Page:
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Ron Klein, MCS, NBCCH
Modern Clinical Hypnosis – Part One
. http://www.ronkleinonline.com/

Modern Clinical Hypnosis – Part One

Just what is hypnosis?
Hypnosis is a word that means one person helping another to experience a trance. This trance experience “belongs” to the person or patient, so really all hypnosis is self-hypnosis.
What is a trance?
Trance is a very natural, everyday experience for all of us. You, the reader, have been in and out of a trance a number of times since you woke up this morning. For example, when you stare off into space and you daydream or fantasize. Or, when you have been riding down the highway and are lost in your own thoughts or entranced in a conversation with a passenger and are surprised that you have forgotten part of the ride or that you traveled so far. A person can be entranced reading a good book, listening to music or watching a TV show. Trance is a conscious experience but an altered or alternate state of consciousness.
How does hypnosis work?
All hypnosis involves a focus of consciousness on something (e.g., the hypnotists voice, staring at a spot on the wall or imagining something in ones mind like consecutive numbers). Since the persons conscious attention is concentrated or focused, the person “lets go” of control of the unconscious mind.
The “unconscious” includes the automatic, unconscious behaviors and experiences, and the functioning of the involuntary nervous system. The unconscious usually is quite significant in terms of our emotional experience. Many emotional and behavioral problems are significantly influenced by unconscious processes.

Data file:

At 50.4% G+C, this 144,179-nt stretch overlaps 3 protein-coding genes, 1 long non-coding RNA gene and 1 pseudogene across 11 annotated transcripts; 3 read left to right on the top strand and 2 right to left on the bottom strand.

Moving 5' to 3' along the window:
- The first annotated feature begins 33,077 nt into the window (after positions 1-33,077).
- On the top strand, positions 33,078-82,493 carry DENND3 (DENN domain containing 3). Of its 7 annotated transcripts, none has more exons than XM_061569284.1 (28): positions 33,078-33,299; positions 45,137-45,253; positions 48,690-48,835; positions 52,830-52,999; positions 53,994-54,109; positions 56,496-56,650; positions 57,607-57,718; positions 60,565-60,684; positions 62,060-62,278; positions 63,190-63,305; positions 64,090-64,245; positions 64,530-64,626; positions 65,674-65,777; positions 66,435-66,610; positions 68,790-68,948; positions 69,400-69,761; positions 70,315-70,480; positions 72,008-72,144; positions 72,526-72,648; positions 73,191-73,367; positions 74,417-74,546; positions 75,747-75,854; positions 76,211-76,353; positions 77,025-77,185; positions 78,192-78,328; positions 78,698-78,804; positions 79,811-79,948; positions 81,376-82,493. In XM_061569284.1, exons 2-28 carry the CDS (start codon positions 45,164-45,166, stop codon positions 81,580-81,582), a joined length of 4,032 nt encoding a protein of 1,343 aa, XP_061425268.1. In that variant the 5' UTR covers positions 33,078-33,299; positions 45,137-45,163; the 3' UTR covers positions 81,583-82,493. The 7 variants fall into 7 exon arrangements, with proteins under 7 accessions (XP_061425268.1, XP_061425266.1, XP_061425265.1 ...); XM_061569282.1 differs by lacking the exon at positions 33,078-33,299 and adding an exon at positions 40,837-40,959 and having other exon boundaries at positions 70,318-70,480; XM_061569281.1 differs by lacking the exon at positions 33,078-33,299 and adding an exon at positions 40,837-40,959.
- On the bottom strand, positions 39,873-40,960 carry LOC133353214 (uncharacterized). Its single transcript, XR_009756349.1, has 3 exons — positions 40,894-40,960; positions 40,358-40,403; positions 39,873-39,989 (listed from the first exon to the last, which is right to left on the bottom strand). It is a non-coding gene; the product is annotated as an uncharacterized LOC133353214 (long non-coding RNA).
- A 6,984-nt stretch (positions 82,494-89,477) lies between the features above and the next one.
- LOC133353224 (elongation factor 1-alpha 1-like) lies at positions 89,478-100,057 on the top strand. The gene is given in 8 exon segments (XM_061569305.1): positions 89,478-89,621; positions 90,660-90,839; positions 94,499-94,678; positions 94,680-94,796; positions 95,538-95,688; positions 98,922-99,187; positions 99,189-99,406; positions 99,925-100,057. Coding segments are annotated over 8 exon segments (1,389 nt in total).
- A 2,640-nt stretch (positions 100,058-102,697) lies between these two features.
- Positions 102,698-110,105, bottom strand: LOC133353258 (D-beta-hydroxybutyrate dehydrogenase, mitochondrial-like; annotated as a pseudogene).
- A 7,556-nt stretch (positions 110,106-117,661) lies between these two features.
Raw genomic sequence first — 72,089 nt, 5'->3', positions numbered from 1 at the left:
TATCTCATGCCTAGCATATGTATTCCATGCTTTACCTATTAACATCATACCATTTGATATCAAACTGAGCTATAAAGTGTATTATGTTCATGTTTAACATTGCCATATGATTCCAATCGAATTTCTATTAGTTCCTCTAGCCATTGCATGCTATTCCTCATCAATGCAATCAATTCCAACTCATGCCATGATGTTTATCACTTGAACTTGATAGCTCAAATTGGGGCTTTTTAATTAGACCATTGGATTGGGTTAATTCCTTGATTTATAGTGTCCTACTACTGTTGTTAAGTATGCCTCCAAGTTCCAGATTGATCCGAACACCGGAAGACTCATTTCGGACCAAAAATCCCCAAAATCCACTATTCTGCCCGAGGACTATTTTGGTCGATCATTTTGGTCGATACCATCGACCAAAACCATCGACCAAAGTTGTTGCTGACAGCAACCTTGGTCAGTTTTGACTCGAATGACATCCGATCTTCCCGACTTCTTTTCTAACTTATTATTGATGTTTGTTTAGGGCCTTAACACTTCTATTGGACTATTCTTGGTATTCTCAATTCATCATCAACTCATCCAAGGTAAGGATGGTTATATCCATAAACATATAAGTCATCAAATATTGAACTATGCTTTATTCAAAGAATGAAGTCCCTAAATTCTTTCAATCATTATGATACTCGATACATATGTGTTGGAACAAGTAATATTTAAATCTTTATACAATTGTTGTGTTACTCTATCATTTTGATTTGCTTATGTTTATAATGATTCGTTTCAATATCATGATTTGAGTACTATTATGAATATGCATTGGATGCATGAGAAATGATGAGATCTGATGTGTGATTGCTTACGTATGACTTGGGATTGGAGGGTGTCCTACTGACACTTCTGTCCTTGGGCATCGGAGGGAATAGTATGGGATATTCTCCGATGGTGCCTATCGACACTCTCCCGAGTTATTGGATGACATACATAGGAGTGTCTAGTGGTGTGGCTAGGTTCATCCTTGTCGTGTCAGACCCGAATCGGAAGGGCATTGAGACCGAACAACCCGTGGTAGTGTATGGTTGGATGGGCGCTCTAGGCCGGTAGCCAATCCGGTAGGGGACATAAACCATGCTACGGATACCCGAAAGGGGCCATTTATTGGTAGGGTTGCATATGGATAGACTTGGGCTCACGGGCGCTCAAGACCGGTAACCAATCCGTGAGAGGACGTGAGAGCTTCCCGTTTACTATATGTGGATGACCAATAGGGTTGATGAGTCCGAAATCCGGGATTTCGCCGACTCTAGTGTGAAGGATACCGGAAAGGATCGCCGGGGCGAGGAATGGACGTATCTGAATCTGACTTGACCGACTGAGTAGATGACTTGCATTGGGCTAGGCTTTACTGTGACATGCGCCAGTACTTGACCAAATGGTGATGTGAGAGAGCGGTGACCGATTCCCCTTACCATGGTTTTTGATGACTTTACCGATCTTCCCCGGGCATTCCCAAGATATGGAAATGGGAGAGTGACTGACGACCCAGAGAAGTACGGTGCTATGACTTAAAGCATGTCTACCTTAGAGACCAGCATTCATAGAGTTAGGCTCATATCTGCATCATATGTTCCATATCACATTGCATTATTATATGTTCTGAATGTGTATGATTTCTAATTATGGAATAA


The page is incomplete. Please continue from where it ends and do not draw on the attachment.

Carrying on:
What is self-hypnosis?
Self-hypnosis means going into a trance by yourself. Usually a person who is practicing self-hypnosis will use a structured procedure or “induction” which involves a focus of consciousness. After practicing self-hypnosis a number of times, many people can just “let go” and go into a trance without needing the induction procedure. Most people find self-hypnosis requires first being hypnotized by a hypnotherapist.

What is clinical hypnosis helpful or useful for?
Hypnosis is not a cure-all. However, often the results of hypnosis can be quite dramatic and effective. The usefulness or limitations of hypnosis continue to be explored. However, current research indicates that hypnosis is as effective or more effective way than many other approaches for a wide range of problems. Importantly, hypnosis is a tool to be used by a professional within that persons professional orientation and training. For example, a dentist might use hypnosis to help a patient with dental pain or fear of dental procedures, but not treat fear of public speaking.
Can anyone be hypnotized?
The two variables that are most important for being hypnotized are (1) the persons motivation and (2) the person feeling secure and comfortable within the hypnotists setting. Some people may have a little harder time “letting go” into trance than others. Nonetheless, the fact is, everyone is capable of experiencing hypnosis.
What about the level or depth of trance?
Different experiences can be associated with various levels of trance. However, there is little relationship between the depth of trance and the effectiveness of hypnosis. For example, just as many persons with whom I have used hypnosis for cigarette smoking cessation were successful who experienced lighter states of trance as those who experienced a deep trance.
Look for part two in next months issue of Your Health Magazine where questions such as Will I cluck like a chicken? Is hypnosis like being asleep? Can someone not wake up from hypnosis or trance? Are hypnosis and biofeedback the same? How does hypnosis for cigarette smoking cessation and diet control work?, will be answered.
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